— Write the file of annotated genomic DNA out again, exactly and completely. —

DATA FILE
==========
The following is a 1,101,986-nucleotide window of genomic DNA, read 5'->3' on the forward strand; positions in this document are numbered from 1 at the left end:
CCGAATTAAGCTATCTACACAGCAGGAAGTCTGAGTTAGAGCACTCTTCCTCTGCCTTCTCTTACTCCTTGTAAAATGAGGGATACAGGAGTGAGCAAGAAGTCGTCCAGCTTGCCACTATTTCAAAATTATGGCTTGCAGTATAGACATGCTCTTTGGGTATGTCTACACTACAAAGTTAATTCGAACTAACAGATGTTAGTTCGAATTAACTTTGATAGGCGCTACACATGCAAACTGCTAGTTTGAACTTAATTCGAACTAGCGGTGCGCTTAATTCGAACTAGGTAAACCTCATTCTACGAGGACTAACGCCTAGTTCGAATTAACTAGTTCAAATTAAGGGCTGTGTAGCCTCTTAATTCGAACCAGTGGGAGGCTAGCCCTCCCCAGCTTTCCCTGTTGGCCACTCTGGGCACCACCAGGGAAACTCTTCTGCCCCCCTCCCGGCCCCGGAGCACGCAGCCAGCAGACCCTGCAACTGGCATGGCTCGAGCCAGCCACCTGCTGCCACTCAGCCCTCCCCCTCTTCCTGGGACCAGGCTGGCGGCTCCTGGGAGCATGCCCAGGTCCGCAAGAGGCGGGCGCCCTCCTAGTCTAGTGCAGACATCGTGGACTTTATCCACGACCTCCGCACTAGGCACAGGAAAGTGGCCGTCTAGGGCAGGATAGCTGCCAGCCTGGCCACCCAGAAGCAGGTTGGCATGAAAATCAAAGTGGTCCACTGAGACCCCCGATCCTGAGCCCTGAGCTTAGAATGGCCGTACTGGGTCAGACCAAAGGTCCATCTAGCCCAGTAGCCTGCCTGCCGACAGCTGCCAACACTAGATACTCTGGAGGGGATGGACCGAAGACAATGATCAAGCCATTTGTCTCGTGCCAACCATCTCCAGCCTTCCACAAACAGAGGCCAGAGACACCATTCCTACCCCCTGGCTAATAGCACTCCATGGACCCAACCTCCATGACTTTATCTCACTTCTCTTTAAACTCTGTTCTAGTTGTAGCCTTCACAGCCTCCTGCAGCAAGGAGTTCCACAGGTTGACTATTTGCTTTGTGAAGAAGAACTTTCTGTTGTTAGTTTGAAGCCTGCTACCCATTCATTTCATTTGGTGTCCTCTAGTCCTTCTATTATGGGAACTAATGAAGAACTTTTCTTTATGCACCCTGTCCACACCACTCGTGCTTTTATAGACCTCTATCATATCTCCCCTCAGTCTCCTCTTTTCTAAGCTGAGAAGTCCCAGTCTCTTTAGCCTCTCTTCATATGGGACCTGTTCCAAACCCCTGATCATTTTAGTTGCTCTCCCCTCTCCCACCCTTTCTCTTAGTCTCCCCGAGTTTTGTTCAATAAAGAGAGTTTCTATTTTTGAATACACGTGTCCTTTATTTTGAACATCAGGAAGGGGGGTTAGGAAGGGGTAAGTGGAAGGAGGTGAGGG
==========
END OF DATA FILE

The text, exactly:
The following is a 1,101,986-nucleotide window of genomic DNA, read 5'->3' on the forward strand; positions in this document are numbered from 1 at the left end:
CCGAATTAAGCTATCTACACAGCAGGAAGTCTGAGTTAGAGCACTCTTCCTCTGCCTTCTCTTACTCCTTGTAAAATGAGGGATACAGGAGTGAGCAAGAAGTCGTCCAGCTTGCCACTATTTCAAAATTATGGCTTGCAGTATAGACATGCTCTTTGGGTATGTCTACACTACAAAGTTAATTCGAACTAACAGATGTTAGTTCGAATTAACTTTGATAGGCGCTACACATGCAAACTGCTAGTTTGAACTTAATTCGAACTAGCGGTGCGCTTAATTCGAACTAGGTAAACCTCATTCTACGAGGACTAACGCCTAGTTCGAATTAACTAGTTCAAATTAAGGGCTGTGTAGCCTCTTAATTCGAACCAGTGGGAGGCTAGCCCTCCCCAGCTTTCCCTGTTGGCCACTCTGGGCACCACCAGGGAAACTCTTCTGCCCCCCTCCCGGCCCCGGAGCACGCAGCCAGCAGACCCTGCAACTGGCATGGCTCGAGCCAGCCACCTGCTGCCACTCAGCCCTCCCCCTCTTCCTGGGACCAGGCTGGCGGCTCCTGGGAGCATGCCCAGGTCCGCAAGAGGCGGGCGCCCTCCTAGTCTAGTGCAGACATCGTGGACTTTATCCACGACCTCCGCACTAGGCACAGGAAAGTGGCCGTCTAGGGCAGGATAGCTGCCAGCCTGGCCACCCAGAAGCAGGTTGGCATGAAAATCAAAGTGGTCCACTGAGACCCCCGATCCTGAGCCCTGAGCTTAGAATGGCCGTACTGGGTCAGACCAAAGGTCCATCTAGCCCAGTAGCCTGCCTGCCGACAGCTGCCAACACTAGATACTCTGGAGGGGATGGACCGAAGACAATGATCAAGCCATTTGTCTCGTGCCAACCATCTCCAGCCTTCCACAAACAGAGGCCAGAGACACCATTCCTACCCCCTGGCTAATAGCACTCCATGGACCCAACCTCCATGACTTTATCTCACTTCTCTTTAAACTCTGTTCTAGTTGTAGCCTTCACAGCCTCCTGCAGCAAGGAGTTCCACAGGTTGACTATTTGCTTTGTGAAGAAGAACTTTCTGTTGTTAGTTTGAAGCCTGCTACCCATTCATTTCATTTGGTGTCCTCTAGTCCTTCTATTATGGGAACTAATGAAGAACTTTTCTTTATGCACCCTGTCCACACCACTCGTGCTTTTATAGACCTCTATCATATCTCCCCTCAGTCTCCTCTTTTCTAAGCTGAGAAGTCCCAGTCTCTTTAGCCTCTCTTCATATGGGACCTGTTCCAAACCCCTGATCATTTTAGTTGCTCTCCCCTCTCCCACCCTTTCTCTTAGTCTCCCCGAGTTTTGTTCAATAAAGAGAGTTTCTATTTTTGAATACACGTGTCCTTTATTTTGAACATCAGGAAGGGGGGTTAGGAAGGGGTAAGTGGAAGGAGGTGAGGG